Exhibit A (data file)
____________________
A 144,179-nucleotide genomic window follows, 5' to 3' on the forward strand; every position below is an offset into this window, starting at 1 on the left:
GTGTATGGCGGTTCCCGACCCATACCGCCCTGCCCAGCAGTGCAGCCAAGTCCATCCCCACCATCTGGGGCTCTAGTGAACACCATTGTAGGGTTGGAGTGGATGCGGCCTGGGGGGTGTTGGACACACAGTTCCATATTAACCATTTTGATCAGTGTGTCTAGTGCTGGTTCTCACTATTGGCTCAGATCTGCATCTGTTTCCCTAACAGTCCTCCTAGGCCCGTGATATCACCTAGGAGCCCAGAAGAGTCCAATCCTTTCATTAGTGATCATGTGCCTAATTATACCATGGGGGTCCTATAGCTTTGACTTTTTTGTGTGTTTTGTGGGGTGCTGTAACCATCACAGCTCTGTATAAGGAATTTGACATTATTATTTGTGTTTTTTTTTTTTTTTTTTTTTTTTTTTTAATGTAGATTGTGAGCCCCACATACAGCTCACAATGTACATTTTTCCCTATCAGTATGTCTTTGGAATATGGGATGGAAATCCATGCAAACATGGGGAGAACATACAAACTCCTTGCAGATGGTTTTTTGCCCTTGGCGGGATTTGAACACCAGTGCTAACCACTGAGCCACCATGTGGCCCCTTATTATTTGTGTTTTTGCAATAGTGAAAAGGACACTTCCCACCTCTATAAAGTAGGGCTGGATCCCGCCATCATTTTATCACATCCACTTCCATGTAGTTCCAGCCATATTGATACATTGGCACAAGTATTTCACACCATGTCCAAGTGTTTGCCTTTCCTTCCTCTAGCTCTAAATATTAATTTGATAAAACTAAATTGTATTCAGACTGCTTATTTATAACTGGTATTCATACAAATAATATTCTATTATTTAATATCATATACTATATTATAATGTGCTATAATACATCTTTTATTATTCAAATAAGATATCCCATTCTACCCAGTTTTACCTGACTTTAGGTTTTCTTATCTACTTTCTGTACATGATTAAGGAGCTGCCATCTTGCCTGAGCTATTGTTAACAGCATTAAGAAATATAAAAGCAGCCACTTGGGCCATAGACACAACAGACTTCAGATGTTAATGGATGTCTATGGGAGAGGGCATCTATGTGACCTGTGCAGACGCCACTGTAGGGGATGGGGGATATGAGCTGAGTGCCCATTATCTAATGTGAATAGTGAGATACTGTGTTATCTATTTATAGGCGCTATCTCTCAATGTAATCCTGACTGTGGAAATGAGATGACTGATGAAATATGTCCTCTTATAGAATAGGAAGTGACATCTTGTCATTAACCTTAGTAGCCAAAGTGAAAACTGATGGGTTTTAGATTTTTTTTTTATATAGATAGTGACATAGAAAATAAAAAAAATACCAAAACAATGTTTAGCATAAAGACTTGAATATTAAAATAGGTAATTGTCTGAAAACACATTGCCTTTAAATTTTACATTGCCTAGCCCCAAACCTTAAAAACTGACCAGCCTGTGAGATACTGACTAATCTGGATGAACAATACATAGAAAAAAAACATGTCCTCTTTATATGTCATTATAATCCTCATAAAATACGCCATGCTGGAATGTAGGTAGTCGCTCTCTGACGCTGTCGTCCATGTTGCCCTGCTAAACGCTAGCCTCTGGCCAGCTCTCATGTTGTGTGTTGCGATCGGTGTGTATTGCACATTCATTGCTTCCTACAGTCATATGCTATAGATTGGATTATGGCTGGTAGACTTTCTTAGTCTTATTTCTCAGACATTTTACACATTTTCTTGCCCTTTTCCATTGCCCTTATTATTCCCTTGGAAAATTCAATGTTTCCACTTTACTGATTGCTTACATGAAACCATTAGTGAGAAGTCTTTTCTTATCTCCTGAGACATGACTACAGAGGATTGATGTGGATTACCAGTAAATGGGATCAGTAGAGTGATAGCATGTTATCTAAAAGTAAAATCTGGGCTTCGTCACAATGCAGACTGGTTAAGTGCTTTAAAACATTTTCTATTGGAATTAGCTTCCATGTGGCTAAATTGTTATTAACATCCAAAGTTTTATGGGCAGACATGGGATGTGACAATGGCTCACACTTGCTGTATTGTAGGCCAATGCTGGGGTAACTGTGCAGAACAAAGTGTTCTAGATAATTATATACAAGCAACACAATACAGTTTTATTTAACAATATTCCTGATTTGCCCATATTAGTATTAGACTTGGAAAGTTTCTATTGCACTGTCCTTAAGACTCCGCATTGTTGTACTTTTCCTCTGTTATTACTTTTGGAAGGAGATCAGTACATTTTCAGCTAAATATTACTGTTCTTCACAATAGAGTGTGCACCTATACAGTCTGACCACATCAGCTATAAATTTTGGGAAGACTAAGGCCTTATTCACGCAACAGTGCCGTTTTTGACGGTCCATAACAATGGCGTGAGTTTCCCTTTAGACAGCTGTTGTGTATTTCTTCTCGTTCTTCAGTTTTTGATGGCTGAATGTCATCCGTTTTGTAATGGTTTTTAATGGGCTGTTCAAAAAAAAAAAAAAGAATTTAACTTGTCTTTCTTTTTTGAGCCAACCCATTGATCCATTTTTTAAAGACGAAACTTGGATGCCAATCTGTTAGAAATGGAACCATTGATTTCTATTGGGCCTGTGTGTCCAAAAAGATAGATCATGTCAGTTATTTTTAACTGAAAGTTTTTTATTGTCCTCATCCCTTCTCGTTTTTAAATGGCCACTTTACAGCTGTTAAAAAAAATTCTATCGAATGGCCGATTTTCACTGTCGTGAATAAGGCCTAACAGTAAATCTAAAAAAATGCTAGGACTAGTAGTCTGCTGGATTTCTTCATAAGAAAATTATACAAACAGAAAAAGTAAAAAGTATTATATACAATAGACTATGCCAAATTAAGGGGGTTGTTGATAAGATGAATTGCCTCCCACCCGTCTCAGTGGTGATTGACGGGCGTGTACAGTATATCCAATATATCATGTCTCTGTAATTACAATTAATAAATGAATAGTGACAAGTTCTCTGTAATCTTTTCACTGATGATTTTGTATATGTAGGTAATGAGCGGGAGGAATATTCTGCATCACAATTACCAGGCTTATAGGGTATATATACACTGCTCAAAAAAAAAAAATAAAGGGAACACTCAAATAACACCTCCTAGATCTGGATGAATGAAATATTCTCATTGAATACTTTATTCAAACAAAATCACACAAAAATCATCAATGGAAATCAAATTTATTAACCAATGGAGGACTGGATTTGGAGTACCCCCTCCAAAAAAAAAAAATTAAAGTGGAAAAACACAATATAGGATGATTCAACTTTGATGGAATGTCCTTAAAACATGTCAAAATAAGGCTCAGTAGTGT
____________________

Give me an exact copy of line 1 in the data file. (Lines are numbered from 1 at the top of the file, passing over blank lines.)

A 144,179-nucleotide genomic window follows, 5' to 3' on the forward strand; every position below is an offset into this window, starting at 1 on the left: